In the aftermath of February’s rail disaster in Ohio, the U.S. Senate Commerce Committee held a key hearing March 22 on “Improving Rail Safety in Response to the East Palestine Derailment” to get to the bottom of what when wrong in the accident and to discuss the bipartisan Railway Safety Act of 2023.  

SMART Transportation Division Ohio State Legislative Director Clyde Whitaker answers a question March 22 in the rail safety hearing before the U.S. Senate Commerce Committee in Washington, D.C.

The committee had an all-star cast of witnesses who testified including two U.S. senators; Ohio Gov. Mike DeWine; East Palestine resident Misti Allison, who represented the community; National Transportation Safety Board Chair Jennifer Homendy; David Comstock, chief of the Ohio Western Reserve Joint Fire District; Norfolk Southern CEO Alan Shaw; Association of American Railroads (AAR) CEO Ian Jeffries, and SMART-TD’s Ohio State Legislative Director (SLD) Clyde Whitaker. To begin the hearing, U.S. Sens. Sherrod Brown and JD Vance kicked off the day explaining in detail the bill, S.B. 567, they’re putting forward.  

Brown began his comments by thanking the witnesses for testifying and referred directly to SLD Whitaker, calling him “an unrelenting advocate for safe working conditions for his members and all people working in Ohio railroads.”  

Brown then went on to discuss why this legislation is so necessary.

“Norfolk Southern followed the Wall Street business model,” he said. “Boost profits and stock price by eliminating, over the last decade, 38% of its workforce.”

He went on to describe Precision Scheduled Railroading (PSR) perfectly, saying, “They cut cost to boost profits. The communities along their route be damned!” 

Vance followed Brown, and in a tone very similar to the testimony he gave March 9 in front of the Senate’s Committee on Environment and Public Works, laid out that the intention of the bill is not to put the government in charge of day-to-day operations of America’s railroad companies like the bill’s outspoken opponents would like the public to believe. He addressed that concern of the rail carriers who have made it known that they feel the legislation is an overreach by Congress, where he stands on that issue by stating plainly that, “You cannot on the one hand beg the government to bail you out of a labor dispute three months ago and then say that it’s ‘big government’ to have proper safety standards in the way that you conduct your railroads. It’s a ridiculous argument, and it doesn’t pass the smell test. ” 

Gov. DeWine followed the Buckeye State’s senators and weighed in heavily on behalf of the residents of East Palestine. He started by describing life as it was in the village of 4,700 leading up to events of Feb. 3, 2023. He walked the committee through the Norman Rockwellian Friday night where the community was keenly focused on the high school basketball game in progress until the unthinkable happened.  

“Life stopped being normal for everyone in this community — it stopped feeling safe — when 38 cars of that Norfolk Southern freight train, carrying hundreds of thousands of pounds of hazardous materials, hurtled off the track. In an instant, life turned upside down,” he said.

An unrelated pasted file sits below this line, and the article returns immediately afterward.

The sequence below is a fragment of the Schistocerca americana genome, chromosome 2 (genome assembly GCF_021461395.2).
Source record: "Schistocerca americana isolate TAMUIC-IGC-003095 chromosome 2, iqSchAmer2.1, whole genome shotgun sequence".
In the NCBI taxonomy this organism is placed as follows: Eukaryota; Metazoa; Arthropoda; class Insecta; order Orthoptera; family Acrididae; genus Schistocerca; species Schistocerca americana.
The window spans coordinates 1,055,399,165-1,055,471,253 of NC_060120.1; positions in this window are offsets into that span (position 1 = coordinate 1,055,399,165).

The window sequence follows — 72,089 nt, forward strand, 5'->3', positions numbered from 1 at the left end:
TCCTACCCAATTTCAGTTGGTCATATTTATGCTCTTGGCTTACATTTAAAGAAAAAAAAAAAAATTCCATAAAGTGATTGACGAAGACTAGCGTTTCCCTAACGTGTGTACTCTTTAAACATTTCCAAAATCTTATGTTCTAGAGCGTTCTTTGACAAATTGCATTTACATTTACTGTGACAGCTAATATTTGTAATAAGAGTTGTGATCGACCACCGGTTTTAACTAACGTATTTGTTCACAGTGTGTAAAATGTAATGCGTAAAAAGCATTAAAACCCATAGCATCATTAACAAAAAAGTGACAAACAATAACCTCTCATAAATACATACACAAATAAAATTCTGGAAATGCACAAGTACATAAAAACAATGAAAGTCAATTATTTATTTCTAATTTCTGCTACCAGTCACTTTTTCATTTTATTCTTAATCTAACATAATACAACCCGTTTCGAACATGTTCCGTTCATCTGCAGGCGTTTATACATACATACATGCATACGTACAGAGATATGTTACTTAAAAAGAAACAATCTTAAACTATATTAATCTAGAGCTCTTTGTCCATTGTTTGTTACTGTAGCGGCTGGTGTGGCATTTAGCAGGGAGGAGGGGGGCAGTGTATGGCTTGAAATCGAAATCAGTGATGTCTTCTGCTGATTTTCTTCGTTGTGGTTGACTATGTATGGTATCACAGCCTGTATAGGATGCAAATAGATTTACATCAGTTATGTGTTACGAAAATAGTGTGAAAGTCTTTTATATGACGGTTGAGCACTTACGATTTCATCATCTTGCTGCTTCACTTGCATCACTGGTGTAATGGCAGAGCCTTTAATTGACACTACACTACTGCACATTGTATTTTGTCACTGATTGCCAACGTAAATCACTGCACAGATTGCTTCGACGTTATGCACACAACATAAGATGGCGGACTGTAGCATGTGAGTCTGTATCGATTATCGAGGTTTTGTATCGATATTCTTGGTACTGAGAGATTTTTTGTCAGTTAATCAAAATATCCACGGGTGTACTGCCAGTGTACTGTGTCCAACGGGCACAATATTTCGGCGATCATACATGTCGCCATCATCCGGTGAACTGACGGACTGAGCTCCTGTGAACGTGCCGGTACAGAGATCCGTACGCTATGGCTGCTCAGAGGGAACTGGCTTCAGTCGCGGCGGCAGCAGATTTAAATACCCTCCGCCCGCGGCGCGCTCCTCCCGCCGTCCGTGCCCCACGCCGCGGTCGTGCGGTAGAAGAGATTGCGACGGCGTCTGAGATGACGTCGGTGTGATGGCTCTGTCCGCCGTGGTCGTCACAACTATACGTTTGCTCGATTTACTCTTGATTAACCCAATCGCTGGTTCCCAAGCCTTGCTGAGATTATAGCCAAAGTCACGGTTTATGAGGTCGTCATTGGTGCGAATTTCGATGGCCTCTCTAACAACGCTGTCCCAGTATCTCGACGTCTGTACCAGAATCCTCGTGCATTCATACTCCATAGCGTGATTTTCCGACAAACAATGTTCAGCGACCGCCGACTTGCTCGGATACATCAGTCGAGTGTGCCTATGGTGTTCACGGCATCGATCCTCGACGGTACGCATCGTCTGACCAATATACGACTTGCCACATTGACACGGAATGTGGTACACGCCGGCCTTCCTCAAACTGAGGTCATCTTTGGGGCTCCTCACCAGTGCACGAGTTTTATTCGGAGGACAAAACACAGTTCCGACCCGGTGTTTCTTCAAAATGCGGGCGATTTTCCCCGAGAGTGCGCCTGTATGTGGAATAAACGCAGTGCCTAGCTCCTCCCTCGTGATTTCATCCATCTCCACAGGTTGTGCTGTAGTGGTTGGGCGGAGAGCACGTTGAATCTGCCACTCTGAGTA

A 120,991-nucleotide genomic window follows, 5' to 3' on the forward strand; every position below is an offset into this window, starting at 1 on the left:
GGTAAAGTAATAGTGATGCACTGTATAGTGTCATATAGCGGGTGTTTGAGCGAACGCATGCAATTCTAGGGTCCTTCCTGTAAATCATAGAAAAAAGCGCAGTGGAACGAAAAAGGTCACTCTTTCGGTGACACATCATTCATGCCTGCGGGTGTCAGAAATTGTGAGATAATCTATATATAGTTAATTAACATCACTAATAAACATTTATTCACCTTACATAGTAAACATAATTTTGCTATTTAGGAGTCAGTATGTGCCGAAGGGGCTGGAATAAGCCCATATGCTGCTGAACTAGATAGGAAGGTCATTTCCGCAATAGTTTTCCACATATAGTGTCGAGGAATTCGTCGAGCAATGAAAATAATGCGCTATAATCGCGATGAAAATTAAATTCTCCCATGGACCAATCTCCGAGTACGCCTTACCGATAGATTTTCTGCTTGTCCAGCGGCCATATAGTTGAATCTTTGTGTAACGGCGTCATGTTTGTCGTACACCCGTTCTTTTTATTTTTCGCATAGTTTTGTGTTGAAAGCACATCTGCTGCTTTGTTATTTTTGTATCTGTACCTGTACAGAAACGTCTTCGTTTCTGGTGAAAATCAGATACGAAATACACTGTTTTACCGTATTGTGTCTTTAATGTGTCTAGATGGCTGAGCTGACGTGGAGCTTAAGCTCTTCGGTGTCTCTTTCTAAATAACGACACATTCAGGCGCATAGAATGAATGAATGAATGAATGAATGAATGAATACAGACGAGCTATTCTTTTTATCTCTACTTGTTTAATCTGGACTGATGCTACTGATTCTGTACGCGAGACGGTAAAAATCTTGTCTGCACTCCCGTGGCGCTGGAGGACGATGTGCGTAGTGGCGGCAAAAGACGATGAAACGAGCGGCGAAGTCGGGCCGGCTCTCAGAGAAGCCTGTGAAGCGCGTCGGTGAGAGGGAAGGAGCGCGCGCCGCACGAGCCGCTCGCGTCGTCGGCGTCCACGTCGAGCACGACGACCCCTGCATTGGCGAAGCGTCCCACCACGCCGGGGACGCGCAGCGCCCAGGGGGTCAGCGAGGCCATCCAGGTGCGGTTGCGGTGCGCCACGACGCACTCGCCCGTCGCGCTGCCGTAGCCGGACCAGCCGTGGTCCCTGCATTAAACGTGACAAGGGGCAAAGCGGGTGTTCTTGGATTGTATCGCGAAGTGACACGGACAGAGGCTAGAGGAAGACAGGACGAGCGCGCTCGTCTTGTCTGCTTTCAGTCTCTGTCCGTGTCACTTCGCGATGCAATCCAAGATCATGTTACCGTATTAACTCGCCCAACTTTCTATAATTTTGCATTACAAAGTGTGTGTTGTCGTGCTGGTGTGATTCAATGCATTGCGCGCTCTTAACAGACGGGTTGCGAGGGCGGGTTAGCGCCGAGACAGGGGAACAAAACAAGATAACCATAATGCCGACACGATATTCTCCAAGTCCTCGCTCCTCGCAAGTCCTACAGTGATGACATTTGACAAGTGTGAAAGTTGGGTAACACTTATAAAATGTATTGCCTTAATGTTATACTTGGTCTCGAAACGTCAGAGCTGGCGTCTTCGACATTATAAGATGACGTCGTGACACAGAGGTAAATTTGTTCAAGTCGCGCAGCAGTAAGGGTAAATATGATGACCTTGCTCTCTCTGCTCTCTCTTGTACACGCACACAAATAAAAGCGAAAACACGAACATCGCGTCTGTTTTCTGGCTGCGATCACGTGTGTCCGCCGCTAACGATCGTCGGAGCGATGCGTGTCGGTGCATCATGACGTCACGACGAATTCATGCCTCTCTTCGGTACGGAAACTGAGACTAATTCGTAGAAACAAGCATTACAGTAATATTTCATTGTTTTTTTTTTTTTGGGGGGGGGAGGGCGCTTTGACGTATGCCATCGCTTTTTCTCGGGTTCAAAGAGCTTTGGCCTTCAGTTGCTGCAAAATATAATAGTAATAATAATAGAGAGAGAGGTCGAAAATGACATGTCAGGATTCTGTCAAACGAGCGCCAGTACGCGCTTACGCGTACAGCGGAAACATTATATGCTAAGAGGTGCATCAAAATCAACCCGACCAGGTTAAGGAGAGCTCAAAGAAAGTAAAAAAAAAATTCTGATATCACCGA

DeWine went on to describe the tough questions facing residents of East Palestine revolving around their physical health as well as the viability of their community’s future.  

These points were driven home by witness Misti Allison. Allison, a resident of East Palestine for the last four years, was testifying in front of the Senate committee on behalf of her community. In her own words, her goal was, “ to put a face on this chemical disaster.”  

In addition to emphasizing DeWine’s points in reference to the health concerns swirling around in East Palestine, she shared other details about a community shattered. Among the issues she brought to the committee’s attention were home equity of the residents, the viability of local businesses, and the concerning contradictions in the results of various sources of environmental testing of air, water, and soil samples.

The most-telling and unique issue she brought to light was the still-developing mental and emotional health concerns of the community post-derailment. She pointed out the ramifications the derailment has had especially among the youth of East Palestine in her written testimony: “Kids are not allowed to play on the playground because it hasn’t been cleaned. So the kids now play a game they invented called ‘EVACUATION’ during recess. This train derailment has robbed our kids of their childhood, and perhaps more.” she said. 

This imagery is powerful and takes the importance of the Railway Safety Act of 2023 out of the realm of financial ramifications and puts it squarely in the arena of human rights.  

At the conclusion of Allison’s testimony, it was time for Brother Whitaker to take the rather large stage and speak our union’s truth directly to power. SLD Whitaker explained in detail the effects PSR have had on our industry from the ground level.  

In July 2022, Whitaker filed a complaint with the Federal Railroad Administration (FRA) directly reporting that NS had been ordering their crews to disregard warnings from wayside defect detectors in his state and to keep their trains rolling after receiving alerts of hot bearings.